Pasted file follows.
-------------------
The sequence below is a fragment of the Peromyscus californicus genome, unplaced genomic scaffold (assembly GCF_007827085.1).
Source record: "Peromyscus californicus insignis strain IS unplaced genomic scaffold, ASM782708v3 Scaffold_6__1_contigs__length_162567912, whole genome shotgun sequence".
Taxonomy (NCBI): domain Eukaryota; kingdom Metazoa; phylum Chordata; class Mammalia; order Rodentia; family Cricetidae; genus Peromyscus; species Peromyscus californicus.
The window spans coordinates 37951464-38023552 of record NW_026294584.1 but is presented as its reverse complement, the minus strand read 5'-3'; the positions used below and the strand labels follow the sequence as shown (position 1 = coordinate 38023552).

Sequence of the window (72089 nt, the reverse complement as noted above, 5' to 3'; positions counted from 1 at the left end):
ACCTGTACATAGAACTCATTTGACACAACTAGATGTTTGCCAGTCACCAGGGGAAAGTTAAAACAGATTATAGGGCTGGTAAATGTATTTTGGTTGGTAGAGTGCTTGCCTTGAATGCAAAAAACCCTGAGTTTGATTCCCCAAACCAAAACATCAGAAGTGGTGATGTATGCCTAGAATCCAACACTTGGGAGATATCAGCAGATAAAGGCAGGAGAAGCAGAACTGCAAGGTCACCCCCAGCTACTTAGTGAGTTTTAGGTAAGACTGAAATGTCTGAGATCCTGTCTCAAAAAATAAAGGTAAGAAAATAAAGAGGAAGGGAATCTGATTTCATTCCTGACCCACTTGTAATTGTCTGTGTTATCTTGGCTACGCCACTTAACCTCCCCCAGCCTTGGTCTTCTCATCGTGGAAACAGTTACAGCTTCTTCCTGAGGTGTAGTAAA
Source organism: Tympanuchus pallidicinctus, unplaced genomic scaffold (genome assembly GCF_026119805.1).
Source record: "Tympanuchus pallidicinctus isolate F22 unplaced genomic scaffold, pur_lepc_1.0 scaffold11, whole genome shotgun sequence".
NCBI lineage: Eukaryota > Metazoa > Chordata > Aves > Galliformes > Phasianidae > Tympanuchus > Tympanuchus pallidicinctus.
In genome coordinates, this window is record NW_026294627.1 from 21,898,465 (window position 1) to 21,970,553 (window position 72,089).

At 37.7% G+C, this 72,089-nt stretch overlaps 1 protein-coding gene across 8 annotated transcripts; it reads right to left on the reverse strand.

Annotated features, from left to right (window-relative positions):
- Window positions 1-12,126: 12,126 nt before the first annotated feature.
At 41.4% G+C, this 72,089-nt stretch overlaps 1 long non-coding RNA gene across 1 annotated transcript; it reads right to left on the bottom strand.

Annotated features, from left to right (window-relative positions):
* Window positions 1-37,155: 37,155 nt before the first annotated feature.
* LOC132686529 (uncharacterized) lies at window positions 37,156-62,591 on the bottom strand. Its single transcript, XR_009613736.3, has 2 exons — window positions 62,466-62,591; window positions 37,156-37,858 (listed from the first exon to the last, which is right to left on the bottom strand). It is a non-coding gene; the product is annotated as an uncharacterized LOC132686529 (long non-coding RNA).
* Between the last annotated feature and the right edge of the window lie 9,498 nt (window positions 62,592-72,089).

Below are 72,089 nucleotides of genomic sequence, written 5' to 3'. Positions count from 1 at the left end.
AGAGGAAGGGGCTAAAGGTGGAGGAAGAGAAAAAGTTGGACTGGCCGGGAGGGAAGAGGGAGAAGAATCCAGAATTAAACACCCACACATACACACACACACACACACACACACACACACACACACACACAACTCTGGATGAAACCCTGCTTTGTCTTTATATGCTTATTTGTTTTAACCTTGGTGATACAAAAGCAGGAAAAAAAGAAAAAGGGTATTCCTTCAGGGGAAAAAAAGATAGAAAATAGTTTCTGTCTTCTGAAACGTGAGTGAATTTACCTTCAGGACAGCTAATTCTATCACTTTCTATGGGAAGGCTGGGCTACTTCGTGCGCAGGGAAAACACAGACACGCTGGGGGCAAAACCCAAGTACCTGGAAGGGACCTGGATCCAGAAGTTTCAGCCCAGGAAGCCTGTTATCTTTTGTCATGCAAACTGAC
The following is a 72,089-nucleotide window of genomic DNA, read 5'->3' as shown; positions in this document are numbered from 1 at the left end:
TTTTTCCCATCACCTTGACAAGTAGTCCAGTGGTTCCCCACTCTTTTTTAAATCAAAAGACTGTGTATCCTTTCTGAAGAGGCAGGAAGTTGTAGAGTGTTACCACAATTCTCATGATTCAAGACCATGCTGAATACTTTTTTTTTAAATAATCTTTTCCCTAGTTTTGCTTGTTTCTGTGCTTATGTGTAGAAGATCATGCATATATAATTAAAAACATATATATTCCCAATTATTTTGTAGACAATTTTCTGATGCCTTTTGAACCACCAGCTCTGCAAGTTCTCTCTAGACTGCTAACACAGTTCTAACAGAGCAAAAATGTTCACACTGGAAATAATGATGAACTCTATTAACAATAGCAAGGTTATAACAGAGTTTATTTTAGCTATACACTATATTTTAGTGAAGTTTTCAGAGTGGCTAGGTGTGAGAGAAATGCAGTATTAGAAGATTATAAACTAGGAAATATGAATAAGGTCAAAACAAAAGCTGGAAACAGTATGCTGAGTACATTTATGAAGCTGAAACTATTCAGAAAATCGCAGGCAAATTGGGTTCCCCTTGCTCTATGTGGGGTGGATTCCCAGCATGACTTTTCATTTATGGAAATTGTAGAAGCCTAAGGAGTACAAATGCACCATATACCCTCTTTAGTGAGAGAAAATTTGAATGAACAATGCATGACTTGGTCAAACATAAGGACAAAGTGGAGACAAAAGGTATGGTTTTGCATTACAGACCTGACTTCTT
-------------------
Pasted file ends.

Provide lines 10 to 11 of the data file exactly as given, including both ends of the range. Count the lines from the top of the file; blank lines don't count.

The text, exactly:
In genome coordinates, this window is record NW_026294627.1 from 21,898,465 (window position 1) to 21,970,553 (window position 72,089).

At 37.7% G+C, this 72,089-nt stretch overlaps 1 protein-coding gene across 8 annotated transcripts; it reads right to left on the reverse strand.